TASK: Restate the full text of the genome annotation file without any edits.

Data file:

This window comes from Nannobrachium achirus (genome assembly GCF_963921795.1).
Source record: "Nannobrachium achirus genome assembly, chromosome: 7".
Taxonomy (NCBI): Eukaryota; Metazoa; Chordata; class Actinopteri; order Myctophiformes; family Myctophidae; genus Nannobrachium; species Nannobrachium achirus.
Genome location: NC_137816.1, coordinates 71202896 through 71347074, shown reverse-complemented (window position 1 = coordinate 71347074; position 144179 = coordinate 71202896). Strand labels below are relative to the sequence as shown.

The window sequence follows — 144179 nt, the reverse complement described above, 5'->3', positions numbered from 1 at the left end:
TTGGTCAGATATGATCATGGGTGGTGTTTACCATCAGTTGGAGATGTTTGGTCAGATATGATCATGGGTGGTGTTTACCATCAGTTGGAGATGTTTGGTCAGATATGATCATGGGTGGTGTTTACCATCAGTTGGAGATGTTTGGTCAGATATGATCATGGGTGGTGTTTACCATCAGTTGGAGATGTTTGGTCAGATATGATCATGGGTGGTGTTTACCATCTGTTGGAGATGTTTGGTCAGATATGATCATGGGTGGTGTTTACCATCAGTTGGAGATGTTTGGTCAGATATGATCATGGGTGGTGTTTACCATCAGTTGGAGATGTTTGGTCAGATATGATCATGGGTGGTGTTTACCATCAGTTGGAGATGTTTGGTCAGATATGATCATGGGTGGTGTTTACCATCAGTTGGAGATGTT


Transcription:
This window comes from Nannobrachium achirus (genome assembly GCF_963921795.1).
Source record: "Nannobrachium achirus genome assembly, chromosome: 7".
Taxonomy (NCBI): Eukaryota; Metazoa; Chordata; class Actinopteri; order Myctophiformes; family Myctophidae; genus Nannobrachium; species Nannobrachium achirus.
Genome location: NC_137816.1, coordinates 71202896 through 71347074, shown reverse-complemented (window position 1 = coordinate 71347074; position 144179 = coordinate 71202896). Strand labels below are relative to the sequence as shown.

The window sequence follows — 144179 nt, the reverse complement described above, 5'->3', positions numbered from 1 at the left end:
TTGGTCAGATATGATCATGGGTGGTGTTTACCATCAGTTGGAGATGTTTGGTCAGATATGATCATGGGTGGTGTTTACCATCAGTTGGAGATGTTTGGTCAGATATGATCATGGGTGGTGTTTACCATCAGTTGGAGATGTTTGGTCAGATATGATCATGGGTGGTGTTTACCATCAGTTGGAGATGTTTGGTCAGATATGATCATGGGTGGTGTTTACCATCTGTTGGAGATGTTTGGTCAGATATGATCATGGGTGGTGTTTACCATCAGTTGGAGATGTTTGGTCAGATATGATCATGGGTGGTGTTTACCATCAGTTGGAGATGTTTGGTCAGATATGATCATGGGTGGTGTTTACCATCAGTTGGAGATGTTTGGTCAGATATGATCATGGGTGGTGTTTACCATCAGTTGGAGATGTT